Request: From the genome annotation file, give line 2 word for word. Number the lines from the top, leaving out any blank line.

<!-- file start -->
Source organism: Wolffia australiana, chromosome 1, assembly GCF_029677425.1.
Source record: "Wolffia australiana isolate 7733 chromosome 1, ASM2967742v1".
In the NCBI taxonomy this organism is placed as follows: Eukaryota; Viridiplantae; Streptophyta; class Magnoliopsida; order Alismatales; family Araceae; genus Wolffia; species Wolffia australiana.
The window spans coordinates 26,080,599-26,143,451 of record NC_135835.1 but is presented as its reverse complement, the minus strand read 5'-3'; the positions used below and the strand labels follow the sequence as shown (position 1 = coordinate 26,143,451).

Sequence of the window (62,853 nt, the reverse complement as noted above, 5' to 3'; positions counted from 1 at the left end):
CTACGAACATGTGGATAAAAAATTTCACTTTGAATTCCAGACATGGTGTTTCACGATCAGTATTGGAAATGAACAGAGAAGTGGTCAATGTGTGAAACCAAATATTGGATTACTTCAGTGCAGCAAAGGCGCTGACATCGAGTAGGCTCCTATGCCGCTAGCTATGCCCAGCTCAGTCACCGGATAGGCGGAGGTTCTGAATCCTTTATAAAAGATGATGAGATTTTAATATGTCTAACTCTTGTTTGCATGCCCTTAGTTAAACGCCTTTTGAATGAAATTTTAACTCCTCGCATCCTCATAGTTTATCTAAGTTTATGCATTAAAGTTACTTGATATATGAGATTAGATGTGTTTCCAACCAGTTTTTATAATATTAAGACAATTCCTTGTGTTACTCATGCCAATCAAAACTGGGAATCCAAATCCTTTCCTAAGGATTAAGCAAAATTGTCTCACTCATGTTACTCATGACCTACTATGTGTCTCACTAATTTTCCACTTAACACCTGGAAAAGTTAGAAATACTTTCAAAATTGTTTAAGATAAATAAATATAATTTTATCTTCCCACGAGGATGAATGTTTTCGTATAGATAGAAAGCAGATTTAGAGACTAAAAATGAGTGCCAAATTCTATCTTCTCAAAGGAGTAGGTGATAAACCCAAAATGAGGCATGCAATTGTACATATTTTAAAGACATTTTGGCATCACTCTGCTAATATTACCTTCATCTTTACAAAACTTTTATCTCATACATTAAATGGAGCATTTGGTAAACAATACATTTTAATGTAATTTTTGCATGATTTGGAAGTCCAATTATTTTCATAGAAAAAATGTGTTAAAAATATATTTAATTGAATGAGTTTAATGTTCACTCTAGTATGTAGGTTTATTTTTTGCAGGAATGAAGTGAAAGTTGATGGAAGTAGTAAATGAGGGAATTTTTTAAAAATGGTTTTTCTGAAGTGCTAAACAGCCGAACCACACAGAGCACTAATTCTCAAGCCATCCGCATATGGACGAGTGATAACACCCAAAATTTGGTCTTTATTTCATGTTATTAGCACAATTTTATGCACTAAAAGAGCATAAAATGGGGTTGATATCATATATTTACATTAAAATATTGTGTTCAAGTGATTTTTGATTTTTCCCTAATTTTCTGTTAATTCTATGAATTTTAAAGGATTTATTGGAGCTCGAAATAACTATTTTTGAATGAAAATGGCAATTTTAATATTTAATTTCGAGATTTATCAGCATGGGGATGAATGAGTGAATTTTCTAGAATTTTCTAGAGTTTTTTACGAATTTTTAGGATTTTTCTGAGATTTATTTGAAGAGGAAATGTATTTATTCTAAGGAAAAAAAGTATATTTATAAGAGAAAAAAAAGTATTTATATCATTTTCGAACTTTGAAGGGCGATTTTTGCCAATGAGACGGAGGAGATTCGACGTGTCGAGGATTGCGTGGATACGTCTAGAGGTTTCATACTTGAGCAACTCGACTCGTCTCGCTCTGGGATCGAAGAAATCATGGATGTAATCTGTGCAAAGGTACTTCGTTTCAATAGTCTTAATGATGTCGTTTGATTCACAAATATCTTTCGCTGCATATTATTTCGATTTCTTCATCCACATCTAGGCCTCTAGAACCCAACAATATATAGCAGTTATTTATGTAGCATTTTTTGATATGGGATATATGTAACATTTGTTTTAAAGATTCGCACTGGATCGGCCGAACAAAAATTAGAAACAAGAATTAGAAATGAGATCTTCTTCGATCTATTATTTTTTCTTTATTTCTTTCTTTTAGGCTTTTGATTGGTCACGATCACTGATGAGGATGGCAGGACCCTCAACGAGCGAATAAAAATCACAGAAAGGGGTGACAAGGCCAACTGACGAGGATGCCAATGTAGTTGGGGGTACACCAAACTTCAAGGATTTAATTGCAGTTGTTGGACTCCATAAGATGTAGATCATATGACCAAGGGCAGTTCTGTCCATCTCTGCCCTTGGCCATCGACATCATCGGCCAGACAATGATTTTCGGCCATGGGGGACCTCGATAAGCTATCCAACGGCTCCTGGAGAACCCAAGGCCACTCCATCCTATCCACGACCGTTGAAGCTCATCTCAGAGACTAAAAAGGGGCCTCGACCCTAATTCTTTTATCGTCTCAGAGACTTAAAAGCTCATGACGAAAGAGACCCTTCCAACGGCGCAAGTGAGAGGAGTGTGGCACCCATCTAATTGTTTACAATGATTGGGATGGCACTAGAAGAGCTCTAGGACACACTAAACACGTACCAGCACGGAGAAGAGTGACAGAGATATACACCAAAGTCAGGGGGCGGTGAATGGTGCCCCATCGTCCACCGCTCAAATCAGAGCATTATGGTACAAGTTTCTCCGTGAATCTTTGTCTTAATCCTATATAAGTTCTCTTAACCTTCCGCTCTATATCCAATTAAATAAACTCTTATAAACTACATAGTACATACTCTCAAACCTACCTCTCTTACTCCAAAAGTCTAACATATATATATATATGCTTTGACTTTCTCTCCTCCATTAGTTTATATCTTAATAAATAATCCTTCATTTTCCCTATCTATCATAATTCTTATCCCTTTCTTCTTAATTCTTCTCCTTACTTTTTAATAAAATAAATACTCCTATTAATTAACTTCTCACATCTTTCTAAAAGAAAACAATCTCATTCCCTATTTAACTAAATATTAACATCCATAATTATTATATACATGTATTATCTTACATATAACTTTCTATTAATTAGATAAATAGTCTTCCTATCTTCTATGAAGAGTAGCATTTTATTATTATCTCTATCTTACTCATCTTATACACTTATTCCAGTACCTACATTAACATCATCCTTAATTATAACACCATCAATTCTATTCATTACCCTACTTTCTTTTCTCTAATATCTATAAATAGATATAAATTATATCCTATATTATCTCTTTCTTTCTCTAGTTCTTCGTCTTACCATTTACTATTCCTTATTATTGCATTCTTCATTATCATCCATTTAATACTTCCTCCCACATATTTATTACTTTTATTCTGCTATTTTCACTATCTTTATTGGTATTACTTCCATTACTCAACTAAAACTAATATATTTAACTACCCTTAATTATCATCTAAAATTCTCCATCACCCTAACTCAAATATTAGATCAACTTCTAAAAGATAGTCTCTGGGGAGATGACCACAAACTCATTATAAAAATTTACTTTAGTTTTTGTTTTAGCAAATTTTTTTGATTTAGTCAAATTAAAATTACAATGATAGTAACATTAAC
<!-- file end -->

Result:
Source record: "Wolffia australiana isolate 7733 chromosome 1, ASM2967742v1".